BOSTON In Boston, the strains of a traditional Japanese folk song filled the Old South Church Monday night. People gathered to honor the victims of the quake and tsunami in Japan and to show solidarity as the Japanese try to recover, amid fears of a nuclear crisis.
The Women of the World choir from Berklee College of Music sang at the vigil a traditional song called “Furusato,” about the longing to return to the place you call home.
The service was co-hosted by the Japan Society of Boston, which is the oldest such group in the United States. The society’s president, Peter Grilli, grew up in Japan and said that country’s crisis has rocked the whole world.
“History took an abrupt turn and a different direction, and all of our lives suddenly changed at that terrifying moment,” Grilli said. “Even if we did not directly experience the earthquakes and tsunamis, all our lives changed because this is one small planet, one small family of humankind.”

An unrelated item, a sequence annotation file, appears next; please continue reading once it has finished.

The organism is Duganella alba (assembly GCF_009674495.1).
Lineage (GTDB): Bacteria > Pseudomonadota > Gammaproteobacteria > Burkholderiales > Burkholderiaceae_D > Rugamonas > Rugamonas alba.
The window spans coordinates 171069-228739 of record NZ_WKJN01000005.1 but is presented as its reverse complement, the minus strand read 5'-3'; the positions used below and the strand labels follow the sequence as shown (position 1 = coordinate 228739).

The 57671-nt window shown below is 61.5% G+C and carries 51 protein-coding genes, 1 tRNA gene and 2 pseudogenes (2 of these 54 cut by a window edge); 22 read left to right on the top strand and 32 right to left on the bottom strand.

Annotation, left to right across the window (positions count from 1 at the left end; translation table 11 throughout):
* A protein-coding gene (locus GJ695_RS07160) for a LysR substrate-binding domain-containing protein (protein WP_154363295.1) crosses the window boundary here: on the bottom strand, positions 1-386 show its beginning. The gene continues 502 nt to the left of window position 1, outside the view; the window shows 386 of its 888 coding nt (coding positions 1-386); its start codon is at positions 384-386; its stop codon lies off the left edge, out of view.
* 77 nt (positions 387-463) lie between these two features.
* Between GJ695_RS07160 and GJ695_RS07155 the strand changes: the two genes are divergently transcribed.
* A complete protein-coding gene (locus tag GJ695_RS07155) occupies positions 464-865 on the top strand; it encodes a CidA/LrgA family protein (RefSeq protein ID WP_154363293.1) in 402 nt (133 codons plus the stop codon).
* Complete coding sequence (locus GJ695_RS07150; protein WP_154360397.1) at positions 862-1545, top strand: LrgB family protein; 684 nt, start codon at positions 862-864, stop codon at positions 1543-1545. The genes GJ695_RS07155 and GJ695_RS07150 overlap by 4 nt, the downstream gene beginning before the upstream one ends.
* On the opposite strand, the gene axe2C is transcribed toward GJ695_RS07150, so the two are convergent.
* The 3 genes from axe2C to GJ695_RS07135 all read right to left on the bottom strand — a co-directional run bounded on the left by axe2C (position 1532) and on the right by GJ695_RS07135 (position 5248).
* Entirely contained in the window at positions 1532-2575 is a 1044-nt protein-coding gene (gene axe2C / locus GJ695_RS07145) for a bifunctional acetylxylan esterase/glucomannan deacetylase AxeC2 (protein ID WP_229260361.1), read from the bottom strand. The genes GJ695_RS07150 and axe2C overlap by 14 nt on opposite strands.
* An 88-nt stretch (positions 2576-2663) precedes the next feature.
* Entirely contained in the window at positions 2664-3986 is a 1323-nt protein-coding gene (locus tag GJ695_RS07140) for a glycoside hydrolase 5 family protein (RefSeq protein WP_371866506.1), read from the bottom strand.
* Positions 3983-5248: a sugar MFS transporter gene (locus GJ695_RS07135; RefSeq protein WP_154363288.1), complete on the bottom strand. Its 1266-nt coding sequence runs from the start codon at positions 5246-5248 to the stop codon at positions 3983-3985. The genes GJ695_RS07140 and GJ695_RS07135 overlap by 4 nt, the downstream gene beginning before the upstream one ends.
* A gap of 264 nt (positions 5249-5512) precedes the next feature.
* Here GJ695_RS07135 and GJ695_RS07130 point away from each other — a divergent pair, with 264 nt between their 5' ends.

In coordination with the Japan Society, at the vigil, the Boston Foundation announced a new fund for residents of the hardest hit areas in northeast Japan.
The consul general to New England, Takeshi Hikihara, expressed his gratitude for the help so far and shared some words from Japan’s emperor:
It is extremely important in the coming days for us all to share with the victims as much as possible their hardship in whatever way we can. It is my sincere wish that those who have been affected by disaster will never give up hope.
Gov. Deval Patrick also spoke at the service, urging people to continue to come together for Japan. It’s important, he said, “that we pay attention to the people of Japan just as we try to pay attention to the people of Haiti and other places that have experienced profound turmoil and upheaval, natural or otherwise, not just in the immediate wake of the disaster but in the times when all the attention has passed and people may need us most of all.”
Hiro Neeshi plans to keep helping. Neeshi is Japanese-American and now lives in the Boston area. The vigil, he said, allowed a rare chance for Japanese people to show emotion.
“People in japan…I’ve never seen them cry, you know, they’re always strong,” Neeshi said. “You know I thought this was one and the only time where I could just kind of burst out tears, dry them up, dust myself off and start another new day tomorrow.”